The status of women in Roman antiquity

Her “weakness of mind” legitimized his legal incapacities

The Roman woman does not work and takes the role of domina , directing the servants and the slaves. She does not have a political role nor the same rights as a man, she is a “minor” vis-à-vis the law, does not have the right to vote or to participate in assemblies. For the Roman legislator, his “weakness of mind legitimizes his legal incapacities”. She nevertheless participates in social and cultural life and can even have an influence on the public or political life of her husband.

The sexual act in the couple was a civic practice

According to historian Thierry Eloi, it was frowned upon for a man to show too much affection towards his wife, she could complain. Some men would even end up in court for it. The sexual act in the couple was a civic practice, intended to create new citizens, sometimes considered as a chore. The woman should not feel pleasure, she was educated not to have any. Its role is mainly reproduction, it is considered a belly. It was accepted as healthier for man to go to the brothel to satisfy his needs. In the same spirit, according to a law passed under Vespasian, a Roman woman who sleeps with a slave was to be considered as such.

Procreation was the raison d’etre of the female body

Women are considered precious because they are weakened by childbirth. Pregnancy and procreation took center stage and were the raison d’être of the female body. The duty of the Roman woman was to give at least three children to the State (Augustus had even instituted a birth bonus). The numerous maternities, however, made them regularly close to death, one in ten women would die in childbirth. Therefore the life expectancy of a woman was significantly lower than that of a man, 29 years against 41 years, according to the Italian scientist Alberto Angela.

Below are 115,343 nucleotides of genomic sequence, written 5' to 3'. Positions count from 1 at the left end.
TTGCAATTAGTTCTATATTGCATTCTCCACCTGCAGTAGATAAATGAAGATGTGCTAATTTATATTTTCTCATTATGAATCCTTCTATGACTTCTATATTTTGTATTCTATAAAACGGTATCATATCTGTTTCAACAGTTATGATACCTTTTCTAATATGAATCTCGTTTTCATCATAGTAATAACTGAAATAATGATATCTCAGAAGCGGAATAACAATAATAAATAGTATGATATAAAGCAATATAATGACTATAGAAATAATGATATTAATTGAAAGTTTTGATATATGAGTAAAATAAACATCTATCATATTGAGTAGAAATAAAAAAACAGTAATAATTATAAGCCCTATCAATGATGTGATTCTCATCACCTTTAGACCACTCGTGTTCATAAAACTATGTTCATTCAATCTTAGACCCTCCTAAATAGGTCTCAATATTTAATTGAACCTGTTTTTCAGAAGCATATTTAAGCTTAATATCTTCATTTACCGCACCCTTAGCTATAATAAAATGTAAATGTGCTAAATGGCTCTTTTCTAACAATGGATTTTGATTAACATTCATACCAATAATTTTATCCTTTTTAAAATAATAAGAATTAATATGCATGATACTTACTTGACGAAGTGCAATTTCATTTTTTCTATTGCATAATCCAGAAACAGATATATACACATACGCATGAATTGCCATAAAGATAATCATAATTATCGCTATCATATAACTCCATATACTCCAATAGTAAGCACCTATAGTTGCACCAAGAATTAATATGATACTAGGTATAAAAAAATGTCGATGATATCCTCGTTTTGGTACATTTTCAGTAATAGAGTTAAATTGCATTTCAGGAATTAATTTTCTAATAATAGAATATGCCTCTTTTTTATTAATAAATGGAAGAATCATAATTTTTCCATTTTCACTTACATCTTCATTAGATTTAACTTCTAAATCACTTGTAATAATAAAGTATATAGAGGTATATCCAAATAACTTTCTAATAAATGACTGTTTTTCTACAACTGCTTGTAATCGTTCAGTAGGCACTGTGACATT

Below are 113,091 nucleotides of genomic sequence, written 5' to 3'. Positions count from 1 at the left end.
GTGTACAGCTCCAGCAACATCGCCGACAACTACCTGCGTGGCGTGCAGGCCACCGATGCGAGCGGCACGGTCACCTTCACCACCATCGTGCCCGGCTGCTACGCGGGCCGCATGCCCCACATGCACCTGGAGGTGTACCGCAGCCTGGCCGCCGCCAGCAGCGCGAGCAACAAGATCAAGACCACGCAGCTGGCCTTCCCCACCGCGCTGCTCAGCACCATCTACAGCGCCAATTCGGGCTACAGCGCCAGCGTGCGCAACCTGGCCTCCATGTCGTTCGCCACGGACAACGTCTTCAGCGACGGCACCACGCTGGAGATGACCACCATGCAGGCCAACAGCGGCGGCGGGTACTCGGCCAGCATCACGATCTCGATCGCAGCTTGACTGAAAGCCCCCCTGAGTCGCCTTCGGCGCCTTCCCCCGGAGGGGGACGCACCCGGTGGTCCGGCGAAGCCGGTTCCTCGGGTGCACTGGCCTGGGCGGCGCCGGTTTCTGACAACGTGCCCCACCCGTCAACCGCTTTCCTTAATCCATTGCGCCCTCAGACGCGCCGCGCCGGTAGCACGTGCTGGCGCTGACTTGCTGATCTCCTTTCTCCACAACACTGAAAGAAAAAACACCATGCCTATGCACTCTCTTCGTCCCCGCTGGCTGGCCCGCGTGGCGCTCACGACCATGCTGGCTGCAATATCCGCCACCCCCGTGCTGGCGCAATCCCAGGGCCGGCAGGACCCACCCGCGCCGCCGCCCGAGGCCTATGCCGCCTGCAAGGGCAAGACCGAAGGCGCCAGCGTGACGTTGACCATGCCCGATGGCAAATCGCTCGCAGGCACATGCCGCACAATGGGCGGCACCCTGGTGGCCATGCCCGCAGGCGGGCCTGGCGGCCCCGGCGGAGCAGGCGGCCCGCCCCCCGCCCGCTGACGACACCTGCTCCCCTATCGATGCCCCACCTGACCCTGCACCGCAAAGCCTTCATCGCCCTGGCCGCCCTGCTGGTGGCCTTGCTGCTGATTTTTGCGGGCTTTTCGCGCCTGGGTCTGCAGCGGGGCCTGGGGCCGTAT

The woman repudiated for sterility or for abortion

The man could punish his wife with death for adultery, repudiate her for sterility or for abortion, on condition of restoring the dowry to the family of the latter, which could be left to reflect. Women did not acquire the right to divorce until the beginning of the Empire by mutual consent or for serious fault. Widows could remarry but then renounced the right to the inheritance of the deceased.

All this is less glorious than the glamorous image that we were given of the ancient world through peplums systematically punctuated with beautiful love stories, which are in reality a transposition of our contemporary culture. It is a civilization different from ours, with codes and morals that can shock us. It was a phallocratic society (from the Greek phallos cratos, the power of the penis), misogynistic and patriarchal, dominated by men. The Gallic woman had many more rights than the Roman woman. But their condition was much better than in the Middle Ages when a woman who was too independent could be called a heretic and a witch and sent to the stake by Christian dogma. The condition of women has evolved rather positively today, although women have only had the right to vote in France since 1944.